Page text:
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Verona, Italy -“thrice blessed”

Yay…. bought some new journals while in Italy… in Verona… the hometown of Shakepeare’s Juliet!

New Journals

New Journals

Lord Byron wrote that Verona was “thrice-blessed” during his travels between it and Venice due to the stunning views along the river Adige which meanders around the borders of the old city centre.

We, however, arrived by train. It was weird, because usually train stations are in the centre of a town, but this station was de-centralised, so arriving in a northern Italian town in winter at 7pm not knowing in which direction to walk to get to the town centre was a bit unsettling. Luckily as we were arriving in the train we saw a huge christmas tree covered in lights, so figured if we walked toward that we’d be going in the right direction – and we were.

Apart from the location of the station, Verona was also very different from any of the towns we had already visited in Italy. Walking from the station to our accommodation was like walking through the wide double sided streets of Melbourne. The streets overall were extremely wide, reminding us of home – even in the historic town centre. I don’t know why this is and am curious to look up some Venetian history about why the town planning seems to be so different to the other towns we have visited in Italy.

Initial impressions revealed a city that had gutted the lower stories of the buildings to be replaced by modern shopfronts – big windows, big merchandise – another feature not as noticeable in other towns. There were also lots of street artists – a characteristic consistent with other towns – but of a different type: more creative and less reliant on ‘tourist’ traffic. And a noticeable absence of beggars and African rose sellers- a confronting and disturbing aspect of the country… but lets not get into politics!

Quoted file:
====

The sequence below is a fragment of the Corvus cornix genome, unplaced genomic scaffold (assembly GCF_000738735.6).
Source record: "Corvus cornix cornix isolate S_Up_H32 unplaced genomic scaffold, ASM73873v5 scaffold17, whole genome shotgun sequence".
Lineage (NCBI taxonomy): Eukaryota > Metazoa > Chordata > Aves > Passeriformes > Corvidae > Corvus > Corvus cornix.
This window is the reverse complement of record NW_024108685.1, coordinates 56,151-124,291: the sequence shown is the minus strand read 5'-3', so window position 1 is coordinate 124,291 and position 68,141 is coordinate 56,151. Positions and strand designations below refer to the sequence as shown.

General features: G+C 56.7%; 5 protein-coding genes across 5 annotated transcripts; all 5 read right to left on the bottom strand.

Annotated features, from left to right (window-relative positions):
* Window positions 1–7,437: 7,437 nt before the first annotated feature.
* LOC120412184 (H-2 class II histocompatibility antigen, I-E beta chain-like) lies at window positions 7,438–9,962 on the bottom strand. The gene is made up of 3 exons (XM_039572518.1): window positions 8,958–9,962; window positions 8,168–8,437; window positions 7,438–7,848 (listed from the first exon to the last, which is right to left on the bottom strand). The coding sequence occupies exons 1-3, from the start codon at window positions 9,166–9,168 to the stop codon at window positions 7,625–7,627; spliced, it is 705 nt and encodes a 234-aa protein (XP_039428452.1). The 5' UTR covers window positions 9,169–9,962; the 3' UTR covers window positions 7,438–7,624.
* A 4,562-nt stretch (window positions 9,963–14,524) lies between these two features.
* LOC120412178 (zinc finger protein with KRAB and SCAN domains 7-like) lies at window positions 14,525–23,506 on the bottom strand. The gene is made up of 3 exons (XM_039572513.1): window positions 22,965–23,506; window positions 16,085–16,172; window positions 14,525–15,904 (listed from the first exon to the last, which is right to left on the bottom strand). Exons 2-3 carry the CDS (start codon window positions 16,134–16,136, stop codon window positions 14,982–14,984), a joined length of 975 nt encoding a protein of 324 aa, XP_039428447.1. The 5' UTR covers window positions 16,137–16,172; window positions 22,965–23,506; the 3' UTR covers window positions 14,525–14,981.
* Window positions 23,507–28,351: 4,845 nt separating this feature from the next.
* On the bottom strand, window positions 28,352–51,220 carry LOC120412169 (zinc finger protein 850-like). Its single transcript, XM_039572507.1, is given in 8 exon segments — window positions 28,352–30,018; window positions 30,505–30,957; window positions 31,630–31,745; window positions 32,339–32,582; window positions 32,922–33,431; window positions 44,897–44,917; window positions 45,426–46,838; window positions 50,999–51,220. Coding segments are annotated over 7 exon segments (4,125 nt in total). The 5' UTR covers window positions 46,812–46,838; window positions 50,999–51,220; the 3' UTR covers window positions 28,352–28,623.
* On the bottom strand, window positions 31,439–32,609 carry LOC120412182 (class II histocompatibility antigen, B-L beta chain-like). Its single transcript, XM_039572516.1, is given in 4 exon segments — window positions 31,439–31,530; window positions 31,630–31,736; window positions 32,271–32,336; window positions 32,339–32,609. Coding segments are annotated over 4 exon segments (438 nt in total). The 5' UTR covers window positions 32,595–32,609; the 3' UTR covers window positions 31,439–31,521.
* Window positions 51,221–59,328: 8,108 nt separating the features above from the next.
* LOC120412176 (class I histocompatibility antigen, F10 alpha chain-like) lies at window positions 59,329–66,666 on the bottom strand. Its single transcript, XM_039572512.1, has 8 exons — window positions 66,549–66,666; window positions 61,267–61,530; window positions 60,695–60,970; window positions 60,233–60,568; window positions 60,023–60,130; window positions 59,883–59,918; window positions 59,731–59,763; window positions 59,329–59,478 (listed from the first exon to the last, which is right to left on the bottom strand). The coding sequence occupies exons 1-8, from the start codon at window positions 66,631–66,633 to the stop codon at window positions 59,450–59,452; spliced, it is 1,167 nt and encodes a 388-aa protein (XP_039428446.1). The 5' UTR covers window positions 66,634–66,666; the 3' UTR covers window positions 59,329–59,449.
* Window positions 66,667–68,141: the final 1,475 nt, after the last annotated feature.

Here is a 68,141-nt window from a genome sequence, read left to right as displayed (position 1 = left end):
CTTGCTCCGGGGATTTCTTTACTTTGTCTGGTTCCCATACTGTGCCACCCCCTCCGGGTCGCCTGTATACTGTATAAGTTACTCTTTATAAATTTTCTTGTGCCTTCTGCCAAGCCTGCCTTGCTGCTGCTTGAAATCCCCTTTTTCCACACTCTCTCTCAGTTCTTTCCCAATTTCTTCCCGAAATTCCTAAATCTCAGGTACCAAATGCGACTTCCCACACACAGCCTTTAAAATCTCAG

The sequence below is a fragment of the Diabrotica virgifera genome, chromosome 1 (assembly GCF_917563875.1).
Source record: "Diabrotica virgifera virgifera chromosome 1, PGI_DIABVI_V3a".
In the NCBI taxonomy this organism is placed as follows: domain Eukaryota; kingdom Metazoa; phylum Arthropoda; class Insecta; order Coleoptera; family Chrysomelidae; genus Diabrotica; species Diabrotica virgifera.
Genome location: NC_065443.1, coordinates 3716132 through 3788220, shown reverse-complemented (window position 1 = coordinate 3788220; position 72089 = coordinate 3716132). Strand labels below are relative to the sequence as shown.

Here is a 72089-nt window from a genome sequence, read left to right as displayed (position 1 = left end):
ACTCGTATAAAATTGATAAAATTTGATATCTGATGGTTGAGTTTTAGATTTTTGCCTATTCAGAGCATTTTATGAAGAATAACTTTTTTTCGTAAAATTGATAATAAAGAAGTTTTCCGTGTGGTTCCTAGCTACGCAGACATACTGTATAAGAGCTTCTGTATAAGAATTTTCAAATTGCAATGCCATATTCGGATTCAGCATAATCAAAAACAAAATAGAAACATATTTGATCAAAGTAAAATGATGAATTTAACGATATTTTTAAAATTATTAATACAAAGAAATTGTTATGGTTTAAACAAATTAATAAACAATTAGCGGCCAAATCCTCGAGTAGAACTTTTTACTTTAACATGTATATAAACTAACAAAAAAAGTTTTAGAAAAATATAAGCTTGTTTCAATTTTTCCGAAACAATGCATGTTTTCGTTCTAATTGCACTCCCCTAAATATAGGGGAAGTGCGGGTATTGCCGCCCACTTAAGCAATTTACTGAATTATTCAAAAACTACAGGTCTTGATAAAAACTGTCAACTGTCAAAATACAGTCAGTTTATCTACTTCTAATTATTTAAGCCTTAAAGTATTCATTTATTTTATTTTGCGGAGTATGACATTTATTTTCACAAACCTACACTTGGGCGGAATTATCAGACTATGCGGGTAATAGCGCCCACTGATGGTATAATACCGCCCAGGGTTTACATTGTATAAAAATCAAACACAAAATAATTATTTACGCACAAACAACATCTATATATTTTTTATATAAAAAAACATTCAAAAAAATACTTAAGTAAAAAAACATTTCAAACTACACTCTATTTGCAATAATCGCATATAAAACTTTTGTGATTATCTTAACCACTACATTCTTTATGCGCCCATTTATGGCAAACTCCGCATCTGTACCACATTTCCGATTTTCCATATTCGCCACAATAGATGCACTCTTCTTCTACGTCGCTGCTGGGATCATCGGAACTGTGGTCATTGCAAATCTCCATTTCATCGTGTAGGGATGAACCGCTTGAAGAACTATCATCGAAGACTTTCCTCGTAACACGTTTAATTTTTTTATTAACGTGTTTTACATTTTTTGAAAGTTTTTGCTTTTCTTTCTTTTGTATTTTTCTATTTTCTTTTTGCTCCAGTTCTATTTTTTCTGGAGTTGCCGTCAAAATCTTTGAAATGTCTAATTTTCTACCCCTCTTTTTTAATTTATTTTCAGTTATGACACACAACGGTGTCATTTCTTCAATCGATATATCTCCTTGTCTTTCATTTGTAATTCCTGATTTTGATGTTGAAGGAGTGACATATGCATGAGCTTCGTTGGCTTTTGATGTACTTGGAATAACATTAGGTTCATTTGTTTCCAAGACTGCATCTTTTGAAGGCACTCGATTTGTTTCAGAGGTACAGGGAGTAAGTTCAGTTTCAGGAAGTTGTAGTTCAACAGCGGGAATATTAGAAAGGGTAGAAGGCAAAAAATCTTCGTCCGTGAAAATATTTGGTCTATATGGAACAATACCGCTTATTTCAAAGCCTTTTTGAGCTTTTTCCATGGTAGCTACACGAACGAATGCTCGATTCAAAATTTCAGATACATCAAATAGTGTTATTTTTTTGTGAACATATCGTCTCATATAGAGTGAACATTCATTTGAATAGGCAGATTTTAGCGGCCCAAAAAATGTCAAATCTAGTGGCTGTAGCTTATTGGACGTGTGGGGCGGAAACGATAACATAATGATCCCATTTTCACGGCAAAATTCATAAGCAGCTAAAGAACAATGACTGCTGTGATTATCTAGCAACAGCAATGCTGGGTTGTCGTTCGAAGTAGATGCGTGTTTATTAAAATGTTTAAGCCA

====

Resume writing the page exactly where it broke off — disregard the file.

Of course there was lots of history in architecture, statues, churches, and Shakespeare … and we went to a couple of gorgeous restaurants and funky bars. Overall Verona seemed to be a little more cosmopolitan than some other towns we visited in Italy (apart from Venice) and my theory for this is that they are much closer to the European mainland which historically has allowed for a greater cross fertilization, so that culturally this area is more open to new ideas and influences… as opposed to a town in the far south of the ‘boot’ which has been, and continues to be, much more insulated.

We only spent one night and two days in Verona, which was not enough to really explore the town and get a definitive ‘feel’ for the place. So I guess that means we’ll just have to go back!!

Noserings

Noserings

PS… I also bought some new noserings at the same gorgeous handmade market I bought the journals…